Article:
Levelling up relies on national and local change

Change Management

On May 11th 2022 the UK government published further information about the Levelling Up and Regeneration Bill, a bill that looks to reduce inequality in productivity, health, incomes and opportunity across the country. Change management will be required at national and local level to achieve the objectives of the bill which have been defined as: 

  • Boost productivity, pay, jobs and living standards by growing the private sector, especially in those places where they are lagging 
  • Spread opportunities and improve public services, especially in those places where they are weakest 
  • Restore a sense of community, local pride and belonging, especially in those places where they have been lost 
  • Empower local leaders and communities, especially in those places lacking local agency 

This document provides a clear agenda as to the expectations of the UK government on industry and organisations, with a clear emphasis being placed on empowering local leaders and authorities. The proposed initiatives identified within this bill will result in monumental changes occurring across local authorities, from the implementation of new governance and procedures to the adoption of digital software and technology, in order the meet the following objectives:

  • Closing the gap between the richest and poorest areas
  • Eradicating child illiteracy and innumeracy
  • Closing gaps in life expectancy
  • Closing the gap between the effective of transport and connectivity

With any change management initiative, the process for change must be planned and managed to ensure the objectives of the agenda are successfully realised. 

Whilst the Levelling Up and Regeneration Bill is a way off from becoming an Act of Parliament it has generated considerable interest within government and industry. Therefore, understanding of its content and the implications on business must be considered. From reviewing the latest information released by the UK government we believe that the key considerations to the implementation of this Bill on organisations and industry will be the following: 

  • Devolution of power = change of governance and decision making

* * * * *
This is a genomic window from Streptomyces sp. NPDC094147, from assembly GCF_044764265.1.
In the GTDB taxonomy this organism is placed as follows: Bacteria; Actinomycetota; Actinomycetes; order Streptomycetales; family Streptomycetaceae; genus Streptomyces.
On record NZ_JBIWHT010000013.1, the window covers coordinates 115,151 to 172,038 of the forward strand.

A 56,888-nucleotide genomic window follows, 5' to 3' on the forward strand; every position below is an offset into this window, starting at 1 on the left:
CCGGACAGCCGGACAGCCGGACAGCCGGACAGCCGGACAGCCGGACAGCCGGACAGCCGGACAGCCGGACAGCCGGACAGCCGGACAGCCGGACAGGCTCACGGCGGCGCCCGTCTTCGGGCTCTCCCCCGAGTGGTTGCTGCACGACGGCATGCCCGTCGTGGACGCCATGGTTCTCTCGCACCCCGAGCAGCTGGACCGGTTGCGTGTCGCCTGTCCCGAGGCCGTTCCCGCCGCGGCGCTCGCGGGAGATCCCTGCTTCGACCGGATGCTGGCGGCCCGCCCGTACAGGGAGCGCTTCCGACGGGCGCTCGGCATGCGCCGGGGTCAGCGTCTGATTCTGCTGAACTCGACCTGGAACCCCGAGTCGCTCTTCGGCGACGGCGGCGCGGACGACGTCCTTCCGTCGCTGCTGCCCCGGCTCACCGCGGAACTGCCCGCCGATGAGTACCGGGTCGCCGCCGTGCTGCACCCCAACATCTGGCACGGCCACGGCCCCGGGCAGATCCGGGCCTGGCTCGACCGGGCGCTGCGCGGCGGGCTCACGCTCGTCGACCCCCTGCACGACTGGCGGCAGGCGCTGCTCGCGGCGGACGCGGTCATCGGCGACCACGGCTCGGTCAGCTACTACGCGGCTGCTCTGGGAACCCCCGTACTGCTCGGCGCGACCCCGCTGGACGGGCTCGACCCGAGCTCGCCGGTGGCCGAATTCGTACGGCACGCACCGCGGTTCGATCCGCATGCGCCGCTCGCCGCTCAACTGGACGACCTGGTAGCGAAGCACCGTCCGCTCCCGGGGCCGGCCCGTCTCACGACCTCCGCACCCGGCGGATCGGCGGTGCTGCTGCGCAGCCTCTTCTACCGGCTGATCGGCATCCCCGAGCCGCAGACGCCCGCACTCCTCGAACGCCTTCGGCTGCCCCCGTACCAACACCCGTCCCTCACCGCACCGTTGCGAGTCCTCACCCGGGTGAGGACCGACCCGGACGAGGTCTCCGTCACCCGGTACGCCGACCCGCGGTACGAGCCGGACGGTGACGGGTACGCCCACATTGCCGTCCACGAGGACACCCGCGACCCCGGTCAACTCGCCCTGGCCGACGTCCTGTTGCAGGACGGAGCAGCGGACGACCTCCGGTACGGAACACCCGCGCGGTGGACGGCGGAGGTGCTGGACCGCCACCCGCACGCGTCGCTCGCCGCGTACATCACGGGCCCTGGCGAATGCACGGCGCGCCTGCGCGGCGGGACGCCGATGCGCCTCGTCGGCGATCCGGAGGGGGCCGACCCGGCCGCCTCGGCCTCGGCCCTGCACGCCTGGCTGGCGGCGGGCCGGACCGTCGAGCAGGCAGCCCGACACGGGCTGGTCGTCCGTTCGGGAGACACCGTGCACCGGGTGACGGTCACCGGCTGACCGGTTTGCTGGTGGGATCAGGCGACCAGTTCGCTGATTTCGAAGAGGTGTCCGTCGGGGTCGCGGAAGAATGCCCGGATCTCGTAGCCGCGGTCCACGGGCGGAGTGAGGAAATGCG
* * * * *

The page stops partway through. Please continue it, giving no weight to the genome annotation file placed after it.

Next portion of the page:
• New digital technologies = change to internal infrastructure 
  • Replacement of systems and policies = changes to ways of working   

For the objectives of this Bill to be realised the affected organisations will have to embark on a significant change management project, with the introduction of new powers, including:

  • Powers to run High Street auctions to auction off shops that have been empty for more than a year
  • Increasing council tax on empty houses or second homes
  • Making it easier for businesses to get the licence for outside dining
  • Locally set section 106 payments to pay for local infrastructure
  • Digitised planning systems to make it much easier to make or view an application
  • Stronger protections to make better use of brownfield land and protect the green belt
  • Local design codes to make better use of materials to suit the location

This level of change, across local authorities and their stakeholders, will require extensive planning and programming to ensure its success. The consequence of poor change management will not only result in the Bill’s ambitions not being achieved but also increased costs and risks across the impacted organisations. The success of this Bill, if it becomes an Act, will be attributed to the approach and implementation of change at both the national and local levels. If the change is successfully managed the objectives of this Bill can be achieved. 

For more information on change management Provelio’s “How to Change your Organisation for the Better” guide presents the key principles you will need to know to manage organisational change successfully. It promotes thinking from first principles when deciding on your strategy. The 5 key principles are: 

  • Strategy is all important 
  • The goods or services that you provide have an important effect on the organisation 
  • Your strategy will be driven by your headcount and the way that you are structured 
  • Working methods have a profound effect on your strategy 
  • The technology that you use will also affect your strategy 

Scroll to Top